2. Know which colors work best on your instrument.  This is probably a bigger deal when you're using a core facility with a few different platforms.  Let me tell you firsthand,  no two cytometers are alike in their capabilities, not even two of the same model of cytometer.  If you're lucky enough to have a flow cytometry core with knowledgable staff, make sure to ask them what their favorite 4, or 5, or 6-color panel is.  They should also be able to tell you what the limitations of certain colors on a given instrument may be.

3. When designing your panel, look for max brightness with min spillover.  Ok, let's say you know what sort of antibodies you want to run, and you know what's available, as far as hardware goes, at your institution.  Now comes the fun part. You have a list of antibodies, and a list of fluorochromes - how do you match them up?  You've probably heard the old adage, put your dim fluorochromes on the antibody that targets abundant antigen, and your bright fluorochromes on antibodies against sparse antigen.  In addition to that you want to minimize spillover - fluorescence from probes that are excited by the same laser and whose emission overlaps.  Spillover = Background, and Background = Diminished resolution.  This takes some effort and a bit of know-how, so consult your friendly flow guru for help, or try out some of the new utilities designed to help with this process (namely CytoGenie from Woodside Logic or Fluorish from Treestar).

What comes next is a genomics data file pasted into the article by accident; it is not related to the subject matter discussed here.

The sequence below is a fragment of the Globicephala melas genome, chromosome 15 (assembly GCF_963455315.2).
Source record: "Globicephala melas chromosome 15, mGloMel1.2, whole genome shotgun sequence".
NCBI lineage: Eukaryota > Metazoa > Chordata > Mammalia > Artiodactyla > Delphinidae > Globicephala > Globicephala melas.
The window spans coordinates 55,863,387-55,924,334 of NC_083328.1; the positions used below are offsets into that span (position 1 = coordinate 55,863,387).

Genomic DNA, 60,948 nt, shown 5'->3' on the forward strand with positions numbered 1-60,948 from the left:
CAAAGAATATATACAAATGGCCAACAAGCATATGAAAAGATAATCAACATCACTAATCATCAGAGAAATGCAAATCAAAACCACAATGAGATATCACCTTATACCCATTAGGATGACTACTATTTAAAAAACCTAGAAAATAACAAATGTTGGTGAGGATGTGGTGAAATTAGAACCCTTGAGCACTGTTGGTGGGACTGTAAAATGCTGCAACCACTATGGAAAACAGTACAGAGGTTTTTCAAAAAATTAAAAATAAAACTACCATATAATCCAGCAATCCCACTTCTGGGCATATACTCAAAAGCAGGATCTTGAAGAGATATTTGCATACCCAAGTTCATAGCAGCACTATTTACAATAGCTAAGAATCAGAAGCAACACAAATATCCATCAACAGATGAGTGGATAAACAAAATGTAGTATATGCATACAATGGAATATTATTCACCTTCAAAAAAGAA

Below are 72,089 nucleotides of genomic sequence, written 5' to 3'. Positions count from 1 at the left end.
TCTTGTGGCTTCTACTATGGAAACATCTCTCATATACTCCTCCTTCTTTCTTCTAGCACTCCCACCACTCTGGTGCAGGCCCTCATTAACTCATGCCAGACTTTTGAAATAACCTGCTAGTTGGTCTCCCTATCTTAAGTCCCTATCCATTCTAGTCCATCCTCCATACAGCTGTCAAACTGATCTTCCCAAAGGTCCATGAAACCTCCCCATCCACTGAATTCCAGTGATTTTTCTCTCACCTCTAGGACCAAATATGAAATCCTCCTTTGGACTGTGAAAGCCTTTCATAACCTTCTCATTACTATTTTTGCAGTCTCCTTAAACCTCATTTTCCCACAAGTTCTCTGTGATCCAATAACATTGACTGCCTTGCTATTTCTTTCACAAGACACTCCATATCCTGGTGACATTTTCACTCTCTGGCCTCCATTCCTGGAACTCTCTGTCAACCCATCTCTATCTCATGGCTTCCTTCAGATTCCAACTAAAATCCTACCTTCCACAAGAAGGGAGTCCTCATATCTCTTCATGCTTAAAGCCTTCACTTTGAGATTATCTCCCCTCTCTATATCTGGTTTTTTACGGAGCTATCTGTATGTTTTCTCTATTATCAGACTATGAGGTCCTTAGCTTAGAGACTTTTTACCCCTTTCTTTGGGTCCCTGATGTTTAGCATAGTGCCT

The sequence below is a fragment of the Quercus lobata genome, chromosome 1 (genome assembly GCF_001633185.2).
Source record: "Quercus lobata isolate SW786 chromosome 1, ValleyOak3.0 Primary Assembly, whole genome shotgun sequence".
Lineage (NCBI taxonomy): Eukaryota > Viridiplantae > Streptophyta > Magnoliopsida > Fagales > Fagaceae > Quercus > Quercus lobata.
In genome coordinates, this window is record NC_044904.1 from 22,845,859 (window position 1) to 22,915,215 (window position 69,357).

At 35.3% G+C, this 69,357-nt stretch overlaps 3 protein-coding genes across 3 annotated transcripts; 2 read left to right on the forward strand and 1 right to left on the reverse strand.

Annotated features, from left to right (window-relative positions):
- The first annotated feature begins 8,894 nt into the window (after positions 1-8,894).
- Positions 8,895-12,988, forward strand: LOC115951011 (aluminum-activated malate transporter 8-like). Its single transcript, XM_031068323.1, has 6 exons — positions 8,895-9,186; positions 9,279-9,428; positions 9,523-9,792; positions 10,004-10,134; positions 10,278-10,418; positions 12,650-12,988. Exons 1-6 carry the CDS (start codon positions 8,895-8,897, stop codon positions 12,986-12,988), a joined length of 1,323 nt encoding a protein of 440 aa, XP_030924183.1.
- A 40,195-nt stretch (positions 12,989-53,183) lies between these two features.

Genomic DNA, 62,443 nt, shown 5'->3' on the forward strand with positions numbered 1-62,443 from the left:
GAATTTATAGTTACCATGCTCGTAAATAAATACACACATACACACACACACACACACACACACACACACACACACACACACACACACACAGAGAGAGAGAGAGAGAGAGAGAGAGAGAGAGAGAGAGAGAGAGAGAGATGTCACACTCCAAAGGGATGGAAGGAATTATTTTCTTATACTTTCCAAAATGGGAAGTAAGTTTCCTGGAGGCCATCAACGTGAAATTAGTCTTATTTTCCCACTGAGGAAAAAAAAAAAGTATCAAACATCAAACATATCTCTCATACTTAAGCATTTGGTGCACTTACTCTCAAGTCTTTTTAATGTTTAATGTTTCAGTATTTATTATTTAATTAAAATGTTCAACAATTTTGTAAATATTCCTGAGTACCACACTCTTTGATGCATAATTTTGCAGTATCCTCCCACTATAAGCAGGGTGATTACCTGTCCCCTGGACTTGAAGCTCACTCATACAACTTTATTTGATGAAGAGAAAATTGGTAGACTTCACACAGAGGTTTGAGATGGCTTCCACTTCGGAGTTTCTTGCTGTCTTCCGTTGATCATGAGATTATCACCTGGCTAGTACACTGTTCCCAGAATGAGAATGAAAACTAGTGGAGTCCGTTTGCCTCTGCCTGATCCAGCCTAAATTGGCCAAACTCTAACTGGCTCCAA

4. Titrate your reagents.  What for?  The manufacturer told me to use 5ul per test (usually 10^6 cells in 100ul of volume).  Without jumping on the conspiracy theory bandwagon that reagent manufacturers tell you to use too much antibody so that you'll waste your antibody and have to buy more, I will say that I've found more times than not that the manufacturers suggested dilution is too concentrated. If you want to see why you should titrate your antibodies, check out the figure below.  If you want to see how to titrate your antibodies, click on over to this prior entry to the UCFlow Blog.